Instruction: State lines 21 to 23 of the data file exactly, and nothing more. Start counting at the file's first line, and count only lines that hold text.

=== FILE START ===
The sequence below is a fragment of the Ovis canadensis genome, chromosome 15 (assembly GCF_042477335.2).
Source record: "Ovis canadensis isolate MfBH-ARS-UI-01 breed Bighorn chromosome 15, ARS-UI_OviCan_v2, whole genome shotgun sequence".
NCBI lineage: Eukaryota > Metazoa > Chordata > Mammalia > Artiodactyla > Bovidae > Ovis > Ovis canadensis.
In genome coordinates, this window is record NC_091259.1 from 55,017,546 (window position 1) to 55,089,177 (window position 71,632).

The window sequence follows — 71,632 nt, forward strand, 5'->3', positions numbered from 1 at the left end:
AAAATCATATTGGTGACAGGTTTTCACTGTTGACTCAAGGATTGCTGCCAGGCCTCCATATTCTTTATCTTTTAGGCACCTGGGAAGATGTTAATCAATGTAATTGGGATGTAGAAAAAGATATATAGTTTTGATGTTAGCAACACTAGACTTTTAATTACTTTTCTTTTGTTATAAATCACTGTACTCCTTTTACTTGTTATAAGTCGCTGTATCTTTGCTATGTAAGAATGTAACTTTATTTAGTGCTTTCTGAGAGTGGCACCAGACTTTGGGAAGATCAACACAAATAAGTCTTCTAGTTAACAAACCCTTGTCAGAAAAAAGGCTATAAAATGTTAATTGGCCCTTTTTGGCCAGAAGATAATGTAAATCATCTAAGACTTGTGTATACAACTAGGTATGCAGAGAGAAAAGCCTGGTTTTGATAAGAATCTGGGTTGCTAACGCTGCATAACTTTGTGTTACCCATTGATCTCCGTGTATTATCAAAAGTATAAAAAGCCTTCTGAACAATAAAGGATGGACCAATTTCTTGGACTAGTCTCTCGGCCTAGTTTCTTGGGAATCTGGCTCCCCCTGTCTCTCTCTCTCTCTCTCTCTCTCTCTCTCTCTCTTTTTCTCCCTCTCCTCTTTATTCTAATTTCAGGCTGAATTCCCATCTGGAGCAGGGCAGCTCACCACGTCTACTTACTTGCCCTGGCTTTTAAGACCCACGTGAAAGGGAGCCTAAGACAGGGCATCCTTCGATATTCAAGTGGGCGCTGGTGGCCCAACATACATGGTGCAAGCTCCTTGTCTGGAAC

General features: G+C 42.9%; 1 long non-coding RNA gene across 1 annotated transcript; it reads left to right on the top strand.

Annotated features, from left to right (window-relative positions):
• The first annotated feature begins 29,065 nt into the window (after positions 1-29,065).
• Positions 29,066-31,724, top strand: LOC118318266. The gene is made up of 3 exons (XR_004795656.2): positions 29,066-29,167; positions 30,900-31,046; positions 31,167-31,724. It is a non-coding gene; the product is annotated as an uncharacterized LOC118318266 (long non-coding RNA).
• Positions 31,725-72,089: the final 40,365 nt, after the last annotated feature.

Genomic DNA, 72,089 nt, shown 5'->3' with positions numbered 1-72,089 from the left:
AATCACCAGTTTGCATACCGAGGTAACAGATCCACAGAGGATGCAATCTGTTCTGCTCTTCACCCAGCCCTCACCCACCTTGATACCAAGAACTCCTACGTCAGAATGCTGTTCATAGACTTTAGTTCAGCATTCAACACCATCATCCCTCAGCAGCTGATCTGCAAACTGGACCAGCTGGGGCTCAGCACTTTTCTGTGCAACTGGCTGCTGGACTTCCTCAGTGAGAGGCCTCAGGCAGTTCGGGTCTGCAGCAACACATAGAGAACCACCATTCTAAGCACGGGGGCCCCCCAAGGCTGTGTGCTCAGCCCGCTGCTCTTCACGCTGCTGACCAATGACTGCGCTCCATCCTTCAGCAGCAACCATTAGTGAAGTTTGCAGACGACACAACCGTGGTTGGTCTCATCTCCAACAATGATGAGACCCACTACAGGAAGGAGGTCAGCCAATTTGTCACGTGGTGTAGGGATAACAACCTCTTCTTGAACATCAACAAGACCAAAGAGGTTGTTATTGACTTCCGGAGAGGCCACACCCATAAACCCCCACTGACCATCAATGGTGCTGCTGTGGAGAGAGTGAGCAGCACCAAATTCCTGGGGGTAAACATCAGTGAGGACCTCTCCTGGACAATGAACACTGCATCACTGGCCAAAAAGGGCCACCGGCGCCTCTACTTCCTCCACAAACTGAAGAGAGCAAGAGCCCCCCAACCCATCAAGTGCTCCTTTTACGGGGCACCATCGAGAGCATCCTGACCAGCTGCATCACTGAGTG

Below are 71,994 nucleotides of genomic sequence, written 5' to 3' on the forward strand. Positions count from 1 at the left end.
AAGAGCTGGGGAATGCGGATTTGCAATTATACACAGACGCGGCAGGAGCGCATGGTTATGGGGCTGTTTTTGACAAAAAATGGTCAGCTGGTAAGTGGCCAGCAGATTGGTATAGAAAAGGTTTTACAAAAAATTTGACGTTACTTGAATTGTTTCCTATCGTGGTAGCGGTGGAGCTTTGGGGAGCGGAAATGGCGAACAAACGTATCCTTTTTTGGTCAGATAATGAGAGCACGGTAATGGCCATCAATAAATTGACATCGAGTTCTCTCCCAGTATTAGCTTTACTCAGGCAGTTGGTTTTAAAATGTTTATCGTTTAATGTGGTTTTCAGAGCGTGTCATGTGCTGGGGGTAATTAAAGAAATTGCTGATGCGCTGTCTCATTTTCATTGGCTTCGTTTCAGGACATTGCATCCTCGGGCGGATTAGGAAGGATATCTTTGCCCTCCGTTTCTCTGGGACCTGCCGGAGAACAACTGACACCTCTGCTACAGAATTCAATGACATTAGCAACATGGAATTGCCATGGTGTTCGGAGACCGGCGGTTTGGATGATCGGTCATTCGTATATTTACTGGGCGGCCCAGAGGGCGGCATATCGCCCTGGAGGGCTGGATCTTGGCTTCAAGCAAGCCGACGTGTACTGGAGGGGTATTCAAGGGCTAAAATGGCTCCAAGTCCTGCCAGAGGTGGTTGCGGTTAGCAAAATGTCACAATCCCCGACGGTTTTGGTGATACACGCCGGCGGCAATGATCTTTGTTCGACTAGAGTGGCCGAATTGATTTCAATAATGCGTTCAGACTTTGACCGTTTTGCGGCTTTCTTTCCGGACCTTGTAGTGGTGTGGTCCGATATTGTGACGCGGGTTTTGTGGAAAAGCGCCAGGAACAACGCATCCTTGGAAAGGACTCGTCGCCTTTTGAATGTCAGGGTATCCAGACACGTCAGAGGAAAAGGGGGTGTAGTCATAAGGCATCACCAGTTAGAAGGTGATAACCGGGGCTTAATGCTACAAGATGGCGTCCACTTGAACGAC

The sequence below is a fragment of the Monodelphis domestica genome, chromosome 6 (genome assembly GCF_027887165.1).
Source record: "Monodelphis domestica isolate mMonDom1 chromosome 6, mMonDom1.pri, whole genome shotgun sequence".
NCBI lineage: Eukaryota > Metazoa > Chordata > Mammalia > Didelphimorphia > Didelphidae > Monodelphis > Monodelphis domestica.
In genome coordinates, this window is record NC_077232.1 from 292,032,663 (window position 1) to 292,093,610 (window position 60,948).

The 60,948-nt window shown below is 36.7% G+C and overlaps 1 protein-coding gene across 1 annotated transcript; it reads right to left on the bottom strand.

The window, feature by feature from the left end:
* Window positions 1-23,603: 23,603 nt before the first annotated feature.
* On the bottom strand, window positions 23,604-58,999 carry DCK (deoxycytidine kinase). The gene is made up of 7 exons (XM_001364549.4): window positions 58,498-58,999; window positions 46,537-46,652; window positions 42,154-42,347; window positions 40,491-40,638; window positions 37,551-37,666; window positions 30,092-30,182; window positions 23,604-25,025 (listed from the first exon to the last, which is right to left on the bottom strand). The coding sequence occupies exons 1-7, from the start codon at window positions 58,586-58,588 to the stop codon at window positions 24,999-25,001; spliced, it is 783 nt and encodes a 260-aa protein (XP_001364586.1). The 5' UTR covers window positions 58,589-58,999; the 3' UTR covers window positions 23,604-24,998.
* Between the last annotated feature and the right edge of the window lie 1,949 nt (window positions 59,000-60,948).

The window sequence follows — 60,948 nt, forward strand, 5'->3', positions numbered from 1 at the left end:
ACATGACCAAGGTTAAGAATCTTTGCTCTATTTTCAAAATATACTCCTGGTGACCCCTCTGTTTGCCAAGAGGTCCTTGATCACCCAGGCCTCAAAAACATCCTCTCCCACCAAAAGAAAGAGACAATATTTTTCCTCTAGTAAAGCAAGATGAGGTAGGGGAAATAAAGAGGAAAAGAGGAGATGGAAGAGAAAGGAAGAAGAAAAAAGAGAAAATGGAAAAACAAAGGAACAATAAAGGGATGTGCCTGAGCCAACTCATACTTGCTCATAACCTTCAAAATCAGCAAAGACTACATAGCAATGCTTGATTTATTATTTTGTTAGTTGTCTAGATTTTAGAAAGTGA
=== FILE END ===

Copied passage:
The window, feature by feature from the left end:
* Window positions 1-23,603: 23,603 nt before the first annotated feature.
* On the bottom strand, window positions 23,604-58,999 carry DCK (deoxycytidine kinase). The gene is made up of 7 exons (XM_001364549.4): window positions 58,498-58,999; window positions 46,537-46,652; window positions 42,154-42,347; window positions 40,491-40,638; window positions 37,551-37,666; window positions 30,092-30,182; window positions 23,604-25,025 (listed from the first exon to the last, which is right to left on the bottom strand). The coding sequence occupies exons 1-7, from the start codon at window positions 58,586-58,588 to the stop codon at window positions 24,999-25,001; spliced, it is 783 nt and encodes a 260-aa protein (XP_001364586.1). The 5' UTR covers window positions 58,589-58,999; the 3' UTR covers window positions 23,604-24,998.